Study: Older people don't get enough help (copy)

As our families age, we talk more about maintaining a quality of life while keeping our loved ones in their own home, saving money and preventing a move to a nursing home.

My family was one of the fortunate ones, having all my siblings living nearby in the Berkshires to help care for my mom and dad. This allowed us to have a plan in place for visiting nurses to address the needs of my parents in their own home. Our nurses had a customized plan for my diabetic father, but we learned that they could not provide the most important services, such as insulin injections, even though they were trained and licensed to do so. My siblings and I organized a schedule for us to administer the injection multiple times a day, even though we had never been trained. It is time for the commonwealth, which has always been a leader, to allow nurses to provide these basic services in assisted living, as neighboring states already do, so that older adults can receive the care they need from the nurses who see and care for them every day.

Assisted living residences offer the opportunity to engage in social interaction, maintain a sense of independence and provide loved ones with the peace of mind knowing that their family members are safe and cared for. While another benefit of assisted living is increased financial stability for residents, seniors residing in Massachusetts still must pay out of pocket to bring in outside providers to administer injections such as insulin, manage oxygen supply, give medication, apply ointment or handle wounds — simple health care procedures that quickly become costly.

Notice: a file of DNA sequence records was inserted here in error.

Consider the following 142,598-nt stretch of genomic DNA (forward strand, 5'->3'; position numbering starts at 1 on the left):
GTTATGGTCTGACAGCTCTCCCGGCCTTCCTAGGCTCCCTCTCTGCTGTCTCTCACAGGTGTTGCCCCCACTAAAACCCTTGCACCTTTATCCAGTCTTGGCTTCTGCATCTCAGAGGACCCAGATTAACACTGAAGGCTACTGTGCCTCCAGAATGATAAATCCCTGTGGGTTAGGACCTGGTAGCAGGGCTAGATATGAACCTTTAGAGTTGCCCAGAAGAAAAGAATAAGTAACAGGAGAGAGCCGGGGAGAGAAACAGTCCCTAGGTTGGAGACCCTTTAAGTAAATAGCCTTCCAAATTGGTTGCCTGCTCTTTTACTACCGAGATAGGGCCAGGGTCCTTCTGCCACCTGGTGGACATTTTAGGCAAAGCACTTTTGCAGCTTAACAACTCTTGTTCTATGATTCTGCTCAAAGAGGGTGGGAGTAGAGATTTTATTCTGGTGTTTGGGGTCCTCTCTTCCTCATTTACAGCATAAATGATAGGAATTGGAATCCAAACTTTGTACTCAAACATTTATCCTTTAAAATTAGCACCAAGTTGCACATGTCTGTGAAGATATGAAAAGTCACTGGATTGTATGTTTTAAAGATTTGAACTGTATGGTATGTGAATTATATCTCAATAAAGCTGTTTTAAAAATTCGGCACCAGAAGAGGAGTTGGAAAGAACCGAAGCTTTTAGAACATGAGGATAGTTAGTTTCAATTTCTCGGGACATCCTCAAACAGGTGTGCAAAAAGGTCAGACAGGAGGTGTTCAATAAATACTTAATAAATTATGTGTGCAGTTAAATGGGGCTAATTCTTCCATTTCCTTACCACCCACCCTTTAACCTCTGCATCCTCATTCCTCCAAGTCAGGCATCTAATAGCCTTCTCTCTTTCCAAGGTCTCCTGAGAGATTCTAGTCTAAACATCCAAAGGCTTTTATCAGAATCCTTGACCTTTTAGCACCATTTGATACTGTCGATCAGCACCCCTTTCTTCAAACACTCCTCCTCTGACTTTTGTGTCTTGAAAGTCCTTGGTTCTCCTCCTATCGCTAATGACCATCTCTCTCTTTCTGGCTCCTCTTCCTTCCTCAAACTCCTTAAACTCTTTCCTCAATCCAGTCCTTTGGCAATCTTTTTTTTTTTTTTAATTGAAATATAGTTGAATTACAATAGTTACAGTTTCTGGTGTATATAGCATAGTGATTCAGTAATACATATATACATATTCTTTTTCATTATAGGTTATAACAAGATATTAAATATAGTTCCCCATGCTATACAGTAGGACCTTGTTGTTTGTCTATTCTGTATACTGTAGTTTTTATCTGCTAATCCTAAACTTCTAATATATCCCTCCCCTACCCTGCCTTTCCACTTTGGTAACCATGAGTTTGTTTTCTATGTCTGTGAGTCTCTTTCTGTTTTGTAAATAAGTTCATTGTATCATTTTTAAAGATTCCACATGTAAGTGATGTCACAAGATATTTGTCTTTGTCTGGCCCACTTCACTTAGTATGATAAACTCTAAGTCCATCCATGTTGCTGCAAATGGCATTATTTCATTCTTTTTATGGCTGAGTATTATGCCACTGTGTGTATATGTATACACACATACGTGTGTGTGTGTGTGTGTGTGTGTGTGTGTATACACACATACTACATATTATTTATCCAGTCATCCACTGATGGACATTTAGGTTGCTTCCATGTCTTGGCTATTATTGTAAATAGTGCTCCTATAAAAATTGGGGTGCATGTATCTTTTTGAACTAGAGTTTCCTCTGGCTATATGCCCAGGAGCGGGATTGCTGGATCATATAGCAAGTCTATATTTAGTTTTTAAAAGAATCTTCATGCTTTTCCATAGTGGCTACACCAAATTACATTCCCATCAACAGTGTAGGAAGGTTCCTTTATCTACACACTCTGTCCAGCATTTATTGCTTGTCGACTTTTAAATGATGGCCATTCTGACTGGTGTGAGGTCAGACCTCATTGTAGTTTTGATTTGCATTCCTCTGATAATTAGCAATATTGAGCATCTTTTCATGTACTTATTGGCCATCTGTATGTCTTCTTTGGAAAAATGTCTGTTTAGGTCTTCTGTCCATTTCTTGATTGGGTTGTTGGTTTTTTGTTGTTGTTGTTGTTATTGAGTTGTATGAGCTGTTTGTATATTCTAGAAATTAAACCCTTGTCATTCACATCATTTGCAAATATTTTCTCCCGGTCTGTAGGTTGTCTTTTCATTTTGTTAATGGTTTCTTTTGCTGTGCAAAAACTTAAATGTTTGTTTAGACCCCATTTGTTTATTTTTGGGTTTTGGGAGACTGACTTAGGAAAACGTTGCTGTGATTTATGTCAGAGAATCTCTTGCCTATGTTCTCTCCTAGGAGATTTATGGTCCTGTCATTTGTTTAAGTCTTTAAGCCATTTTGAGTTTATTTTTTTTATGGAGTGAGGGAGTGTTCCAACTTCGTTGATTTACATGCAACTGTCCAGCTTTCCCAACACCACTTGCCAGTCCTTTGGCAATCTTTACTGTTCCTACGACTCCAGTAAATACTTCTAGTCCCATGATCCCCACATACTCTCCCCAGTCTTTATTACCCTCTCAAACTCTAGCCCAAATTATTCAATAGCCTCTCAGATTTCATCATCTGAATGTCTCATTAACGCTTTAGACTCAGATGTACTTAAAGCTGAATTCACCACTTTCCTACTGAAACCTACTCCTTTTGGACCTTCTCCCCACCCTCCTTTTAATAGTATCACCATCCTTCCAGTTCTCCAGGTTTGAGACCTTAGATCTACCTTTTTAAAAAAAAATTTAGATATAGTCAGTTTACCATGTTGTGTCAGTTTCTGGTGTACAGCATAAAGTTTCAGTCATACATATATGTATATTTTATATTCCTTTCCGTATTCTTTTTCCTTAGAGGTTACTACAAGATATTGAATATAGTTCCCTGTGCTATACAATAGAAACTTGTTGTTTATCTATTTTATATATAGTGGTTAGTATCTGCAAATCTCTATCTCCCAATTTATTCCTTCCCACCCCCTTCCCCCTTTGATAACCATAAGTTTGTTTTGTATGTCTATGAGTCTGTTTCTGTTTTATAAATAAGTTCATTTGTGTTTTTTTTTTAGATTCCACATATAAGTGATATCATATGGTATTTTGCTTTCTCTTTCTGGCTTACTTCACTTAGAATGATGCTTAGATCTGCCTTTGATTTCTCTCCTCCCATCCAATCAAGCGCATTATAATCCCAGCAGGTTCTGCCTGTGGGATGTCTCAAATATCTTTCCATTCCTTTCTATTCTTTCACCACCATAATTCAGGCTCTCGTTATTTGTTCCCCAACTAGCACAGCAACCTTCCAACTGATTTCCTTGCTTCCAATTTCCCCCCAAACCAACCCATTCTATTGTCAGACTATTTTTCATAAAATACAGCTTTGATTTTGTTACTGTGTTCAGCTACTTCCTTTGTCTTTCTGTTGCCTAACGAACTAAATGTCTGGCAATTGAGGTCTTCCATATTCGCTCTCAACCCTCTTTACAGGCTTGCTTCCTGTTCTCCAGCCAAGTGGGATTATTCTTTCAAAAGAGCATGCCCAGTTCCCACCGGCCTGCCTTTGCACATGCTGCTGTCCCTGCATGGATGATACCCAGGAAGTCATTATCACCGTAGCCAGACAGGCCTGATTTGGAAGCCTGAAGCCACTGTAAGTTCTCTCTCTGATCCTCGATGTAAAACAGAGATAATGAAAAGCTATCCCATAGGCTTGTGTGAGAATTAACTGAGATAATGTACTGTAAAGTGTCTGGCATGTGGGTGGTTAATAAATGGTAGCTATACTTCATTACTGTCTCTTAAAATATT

This is why I filed An Act authorizing common sense health services in assisted living (S.2656) along with my friend and colleague Sen. Pat Jehlen, D-2nd Middlessex. The significant gap in services offered to seniors residing in assisted living facilities can easily be addressed by allowing registered nurses or licensed practical nurses already working in the residence to provide these basic procedures. This legislation would accomplish just that with regulatory oversight from the Executive Office of Elder Affairs and would give registered nurses and licensed practical nurses the support they need to provide these key services to the residents they care for.

Considering that the types of services that nurses working in assisted living are currently restricted from providing are commonplace, it seems logical that they should be able to help residents when the time arises. We know that these practitioners are trained and highly capable, so let’s give them the chance to answer the call when help is needed. The average monthly cost of assisted living in Massachusetts is already more than $1,000 over the national average, and it seems preposterous to make our seniors pay for everyday services or move to an expensive skilled nursing facility when they are already paying for the supports offered by assisted living communities.

We have a tremendous opportunity in front of us. Let’s make simple, everyday health care accessible to residents by allowing the professionals that already serve them to give them their insulin and care for their wounds. From the Berkshires to Boston and everywhere in between, this is something that makes a great deal of common sense.

State Rep. William “Smitty” Pignatelli represents the 4th Berkshire District in the Massachusetts House of Representatives.